Doggy Detectives! Week 20 Discussion 🐶

Pages 138 - 145

Story 3: 忠犬タチ公 事件

Start Date: 31st August
Last Week: Solution Part 1


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I’ll post some polls about the book as a whole in the home thread, once we reach the end of this week - so hold onto your horses :wink:


It was a fun end to the book. Again, a perhaps surprising motive for a kids book - debts from betting on the horses.

I don’t remember seeing the grammar - volitional form plus とする - before reading this book. It’s meant “about to happen” or “trying to” and it’s come up a few times. We had one last example on page 138 - 逃げようとした.

As usual the “Spitz’s Illustrated Field Guide” page is much more challenging to read and made the vocab list significantly longer! Worth reading though to find out a bit more about Alan’s history.

I am wondering what is going on with かんがえられない on page 142. I guess what the sentence means is:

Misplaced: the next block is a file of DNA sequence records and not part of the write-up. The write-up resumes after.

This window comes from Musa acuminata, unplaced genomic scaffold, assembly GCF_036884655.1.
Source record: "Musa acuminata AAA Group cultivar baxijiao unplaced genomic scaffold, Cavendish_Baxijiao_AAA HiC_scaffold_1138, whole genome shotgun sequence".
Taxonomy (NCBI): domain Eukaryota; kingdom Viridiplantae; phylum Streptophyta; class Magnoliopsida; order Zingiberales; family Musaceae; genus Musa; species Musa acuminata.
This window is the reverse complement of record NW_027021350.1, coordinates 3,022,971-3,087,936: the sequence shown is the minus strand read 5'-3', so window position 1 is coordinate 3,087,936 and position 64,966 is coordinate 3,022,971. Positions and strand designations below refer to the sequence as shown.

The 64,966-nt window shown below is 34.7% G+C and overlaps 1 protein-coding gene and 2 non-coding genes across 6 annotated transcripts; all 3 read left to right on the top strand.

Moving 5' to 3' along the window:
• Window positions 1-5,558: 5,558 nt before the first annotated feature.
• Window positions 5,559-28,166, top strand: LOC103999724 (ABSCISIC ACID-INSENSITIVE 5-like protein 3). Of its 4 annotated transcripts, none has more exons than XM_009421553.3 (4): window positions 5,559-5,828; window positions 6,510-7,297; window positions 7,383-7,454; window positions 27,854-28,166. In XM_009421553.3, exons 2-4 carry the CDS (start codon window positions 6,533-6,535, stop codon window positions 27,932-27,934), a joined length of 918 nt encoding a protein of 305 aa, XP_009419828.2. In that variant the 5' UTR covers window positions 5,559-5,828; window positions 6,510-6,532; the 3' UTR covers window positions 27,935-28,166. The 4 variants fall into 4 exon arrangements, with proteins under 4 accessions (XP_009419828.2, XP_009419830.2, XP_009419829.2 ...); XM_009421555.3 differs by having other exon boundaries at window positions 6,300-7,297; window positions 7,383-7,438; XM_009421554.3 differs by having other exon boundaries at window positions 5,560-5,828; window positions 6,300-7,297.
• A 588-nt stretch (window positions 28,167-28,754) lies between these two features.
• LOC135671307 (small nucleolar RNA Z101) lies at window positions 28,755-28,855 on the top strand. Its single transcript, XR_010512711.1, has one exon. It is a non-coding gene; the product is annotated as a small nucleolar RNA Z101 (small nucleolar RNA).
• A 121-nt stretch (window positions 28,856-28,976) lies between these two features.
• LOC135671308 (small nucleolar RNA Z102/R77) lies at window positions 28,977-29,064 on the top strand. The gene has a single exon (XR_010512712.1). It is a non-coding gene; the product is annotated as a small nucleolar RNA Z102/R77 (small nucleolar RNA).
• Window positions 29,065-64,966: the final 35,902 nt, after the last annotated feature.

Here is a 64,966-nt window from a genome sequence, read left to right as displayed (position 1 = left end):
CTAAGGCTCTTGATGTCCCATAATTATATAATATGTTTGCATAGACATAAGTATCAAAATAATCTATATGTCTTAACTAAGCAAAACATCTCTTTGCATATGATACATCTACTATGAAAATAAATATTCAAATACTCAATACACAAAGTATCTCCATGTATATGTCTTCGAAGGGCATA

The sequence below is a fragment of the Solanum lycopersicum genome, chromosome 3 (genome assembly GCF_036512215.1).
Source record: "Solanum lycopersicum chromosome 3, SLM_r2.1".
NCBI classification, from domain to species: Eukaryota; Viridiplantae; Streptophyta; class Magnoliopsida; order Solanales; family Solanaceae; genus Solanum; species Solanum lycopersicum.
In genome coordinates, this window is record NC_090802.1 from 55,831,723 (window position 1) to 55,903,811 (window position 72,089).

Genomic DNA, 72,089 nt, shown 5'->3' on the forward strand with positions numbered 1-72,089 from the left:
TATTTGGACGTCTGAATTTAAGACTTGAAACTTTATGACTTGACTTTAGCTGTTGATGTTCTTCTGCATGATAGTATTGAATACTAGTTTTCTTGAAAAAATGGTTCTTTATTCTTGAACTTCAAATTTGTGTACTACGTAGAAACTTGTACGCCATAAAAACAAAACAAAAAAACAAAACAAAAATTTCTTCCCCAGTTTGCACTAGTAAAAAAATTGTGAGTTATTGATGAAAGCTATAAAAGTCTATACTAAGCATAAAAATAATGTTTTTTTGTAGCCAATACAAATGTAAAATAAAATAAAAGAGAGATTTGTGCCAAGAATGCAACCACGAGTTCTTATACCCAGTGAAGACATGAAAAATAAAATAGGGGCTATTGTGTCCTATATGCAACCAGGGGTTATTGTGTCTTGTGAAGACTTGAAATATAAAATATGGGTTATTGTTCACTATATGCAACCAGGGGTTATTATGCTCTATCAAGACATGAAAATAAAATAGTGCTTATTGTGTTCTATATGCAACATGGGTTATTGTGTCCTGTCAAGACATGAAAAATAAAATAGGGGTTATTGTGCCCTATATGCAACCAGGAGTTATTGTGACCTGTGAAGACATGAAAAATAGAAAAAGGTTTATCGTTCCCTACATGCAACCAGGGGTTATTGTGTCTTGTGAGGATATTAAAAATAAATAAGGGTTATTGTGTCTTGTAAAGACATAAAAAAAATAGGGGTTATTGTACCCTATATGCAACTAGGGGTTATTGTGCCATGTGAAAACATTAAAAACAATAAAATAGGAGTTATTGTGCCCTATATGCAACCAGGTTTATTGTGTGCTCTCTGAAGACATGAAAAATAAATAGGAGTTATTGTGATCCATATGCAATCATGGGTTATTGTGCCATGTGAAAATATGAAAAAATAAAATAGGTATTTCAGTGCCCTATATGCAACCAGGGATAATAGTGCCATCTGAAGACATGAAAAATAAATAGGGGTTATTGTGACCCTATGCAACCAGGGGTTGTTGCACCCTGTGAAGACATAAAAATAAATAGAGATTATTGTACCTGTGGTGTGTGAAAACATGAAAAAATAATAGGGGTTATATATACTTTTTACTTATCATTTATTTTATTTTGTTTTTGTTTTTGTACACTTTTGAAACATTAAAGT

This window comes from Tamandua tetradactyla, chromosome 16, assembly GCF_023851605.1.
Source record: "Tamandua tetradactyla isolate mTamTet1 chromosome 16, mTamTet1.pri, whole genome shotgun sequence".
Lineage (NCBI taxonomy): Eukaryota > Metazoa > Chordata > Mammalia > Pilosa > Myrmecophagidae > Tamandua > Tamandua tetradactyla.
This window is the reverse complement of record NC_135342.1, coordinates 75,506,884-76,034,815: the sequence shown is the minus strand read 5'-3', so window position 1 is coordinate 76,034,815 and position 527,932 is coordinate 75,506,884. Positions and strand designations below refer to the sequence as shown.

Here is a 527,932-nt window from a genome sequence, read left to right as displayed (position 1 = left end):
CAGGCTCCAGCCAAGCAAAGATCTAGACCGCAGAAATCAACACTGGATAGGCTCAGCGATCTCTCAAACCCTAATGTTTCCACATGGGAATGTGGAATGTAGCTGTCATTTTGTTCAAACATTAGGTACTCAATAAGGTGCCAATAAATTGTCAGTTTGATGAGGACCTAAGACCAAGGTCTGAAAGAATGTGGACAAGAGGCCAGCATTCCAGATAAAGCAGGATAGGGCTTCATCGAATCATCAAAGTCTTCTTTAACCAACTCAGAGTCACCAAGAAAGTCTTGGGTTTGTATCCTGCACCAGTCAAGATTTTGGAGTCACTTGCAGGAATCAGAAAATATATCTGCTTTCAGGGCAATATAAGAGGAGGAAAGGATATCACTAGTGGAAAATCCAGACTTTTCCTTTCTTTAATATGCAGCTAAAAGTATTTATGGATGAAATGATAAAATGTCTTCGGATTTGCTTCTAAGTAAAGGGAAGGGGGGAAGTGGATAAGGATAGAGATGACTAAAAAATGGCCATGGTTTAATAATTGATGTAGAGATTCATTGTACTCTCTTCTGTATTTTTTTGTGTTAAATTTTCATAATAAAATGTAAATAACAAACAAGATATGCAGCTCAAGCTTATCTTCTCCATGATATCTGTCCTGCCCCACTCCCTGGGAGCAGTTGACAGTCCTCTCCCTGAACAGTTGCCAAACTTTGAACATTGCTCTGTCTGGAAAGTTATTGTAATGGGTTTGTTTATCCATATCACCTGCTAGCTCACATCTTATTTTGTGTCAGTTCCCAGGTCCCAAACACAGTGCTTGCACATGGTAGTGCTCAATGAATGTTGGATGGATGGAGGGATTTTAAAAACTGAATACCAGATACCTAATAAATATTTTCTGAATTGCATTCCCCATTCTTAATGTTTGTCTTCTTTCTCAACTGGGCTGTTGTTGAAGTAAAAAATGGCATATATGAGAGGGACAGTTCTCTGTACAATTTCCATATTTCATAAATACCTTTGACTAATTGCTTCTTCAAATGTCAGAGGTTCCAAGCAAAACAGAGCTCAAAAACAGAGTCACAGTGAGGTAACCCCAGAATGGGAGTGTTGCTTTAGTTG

The sort of thief who eyes up a cram school’s answer papers, can only be thought of as an acquaintance.

But then I’ve got both passive and potential in my translation, while I am pretty sure it can only be either…?

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Glad that the book/Sprtiz agreed it was pretty obvious who the culprit was.


Yes. It’s unthinkable, what kind of criminal would eye down a cram school answer sheet, only an acquaintance would.

There’s actually a definition for that form, so I guess it’s sort of a set phrase.

That sentence is a doozy though. Leaned heavily on to help parse it, but then also had to re-read the context as well. It’s Spritz talking, right?


Ah, I guess that also explains the comma between しか and かんがえられない.

I read this as the negative potential form, rather than a set phrase. Used in the negative form as part of the しか + negative form we’ve seen a few times in this book (and a lot in the first chapter of レンタルおにいちゃん).

Yes. Such a criminal (who has his eye on the cram school’s answer papers), I can only think/conclude/suspect an acquaintance.

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That’d actually make a lot of sense. I thought it matched the しか~ない construction but was doubting it because of the comma placement. I should know better than to trust any comma.